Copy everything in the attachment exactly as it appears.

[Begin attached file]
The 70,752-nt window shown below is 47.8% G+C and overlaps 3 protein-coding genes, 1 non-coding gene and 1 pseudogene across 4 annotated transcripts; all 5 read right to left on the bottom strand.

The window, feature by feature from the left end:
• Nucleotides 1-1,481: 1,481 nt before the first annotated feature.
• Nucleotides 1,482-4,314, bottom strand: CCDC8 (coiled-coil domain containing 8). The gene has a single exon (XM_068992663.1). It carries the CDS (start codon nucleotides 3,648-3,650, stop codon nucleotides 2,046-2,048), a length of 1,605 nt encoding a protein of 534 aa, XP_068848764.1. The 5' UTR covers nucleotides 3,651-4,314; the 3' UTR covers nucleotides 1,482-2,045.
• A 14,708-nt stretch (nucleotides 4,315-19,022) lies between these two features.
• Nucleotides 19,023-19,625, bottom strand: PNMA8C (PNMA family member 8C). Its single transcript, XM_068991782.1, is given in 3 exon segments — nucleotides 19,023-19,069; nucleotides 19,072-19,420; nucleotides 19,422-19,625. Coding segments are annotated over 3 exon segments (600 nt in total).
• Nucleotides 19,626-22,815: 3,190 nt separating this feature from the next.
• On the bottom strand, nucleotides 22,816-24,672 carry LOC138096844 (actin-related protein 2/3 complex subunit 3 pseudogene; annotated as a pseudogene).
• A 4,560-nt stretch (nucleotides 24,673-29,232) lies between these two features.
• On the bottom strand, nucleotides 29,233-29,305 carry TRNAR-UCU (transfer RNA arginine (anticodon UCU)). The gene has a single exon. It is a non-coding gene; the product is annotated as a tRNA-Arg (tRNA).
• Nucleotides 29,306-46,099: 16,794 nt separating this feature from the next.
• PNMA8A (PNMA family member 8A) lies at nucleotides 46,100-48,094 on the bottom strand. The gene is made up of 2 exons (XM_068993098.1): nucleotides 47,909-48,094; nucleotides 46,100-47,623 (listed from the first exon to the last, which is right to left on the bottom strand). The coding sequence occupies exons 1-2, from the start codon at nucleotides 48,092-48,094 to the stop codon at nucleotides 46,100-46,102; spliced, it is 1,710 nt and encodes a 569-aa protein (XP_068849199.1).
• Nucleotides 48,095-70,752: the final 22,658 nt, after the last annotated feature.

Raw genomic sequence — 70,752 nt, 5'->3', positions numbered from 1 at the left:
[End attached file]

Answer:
The 70,752-nt window shown below is 47.8% G+C and overlaps 3 protein-coding genes, 1 non-coding gene and 1 pseudogene across 4 annotated transcripts; all 5 read right to left on the bottom strand.

The window, feature by feature from the left end:
• Nucleotides 1-1,481: 1,481 nt before the first annotated feature.
• Nucleotides 1,482-4,314, bottom strand: CCDC8 (coiled-coil domain containing 8). The gene has a single exon (XM_068992663.1). It carries the CDS (start codon nucleotides 3,648-3,650, stop codon nucleotides 2,046-2,048), a length of 1,605 nt encoding a protein of 534 aa, XP_068848764.1. The 5' UTR covers nucleotides 3,651-4,314; the 3' UTR covers nucleotides 1,482-2,045.
• A 14,708-nt stretch (nucleotides 4,315-19,022) lies between these two features.
• Nucleotides 19,023-19,625, bottom strand: PNMA8C (PNMA family member 8C). Its single transcript, XM_068991782.1, is given in 3 exon segments — nucleotides 19,023-19,069; nucleotides 19,072-19,420; nucleotides 19,422-19,625. Coding segments are annotated over 3 exon segments (600 nt in total).
• Nucleotides 19,626-22,815: 3,190 nt separating this feature from the next.
• On the bottom strand, nucleotides 22,816-24,672 carry LOC138096844 (actin-related protein 2/3 complex subunit 3 pseudogene; annotated as a pseudogene).
• A 4,560-nt stretch (nucleotides 24,673-29,232) lies between these two features.
• On the bottom strand, nucleotides 29,233-29,305 carry TRNAR-UCU (transfer RNA arginine (anticodon UCU)). The gene has a single exon. It is a non-coding gene; the product is annotated as a tRNA-Arg (tRNA).
• Nucleotides 29,306-46,099: 16,794 nt separating this feature from the next.
• PNMA8A (PNMA family member 8A) lies at nucleotides 46,100-48,094 on the bottom strand. The gene is made up of 2 exons (XM_068993098.1): nucleotides 47,909-48,094; nucleotides 46,100-47,623 (listed from the first exon to the last, which is right to left on the bottom strand). The coding sequence occupies exons 1-2, from the start codon at nucleotides 48,092-48,094 to the stop codon at nucleotides 46,100-46,102; spliced, it is 1,710 nt and encodes a 569-aa protein (XP_068849199.1).
• Nucleotides 48,095-70,752: the final 22,658 nt, after the last annotated feature.

Raw genomic sequence — 70,752 nt, 5'->3', positions numbered from 1 at the left: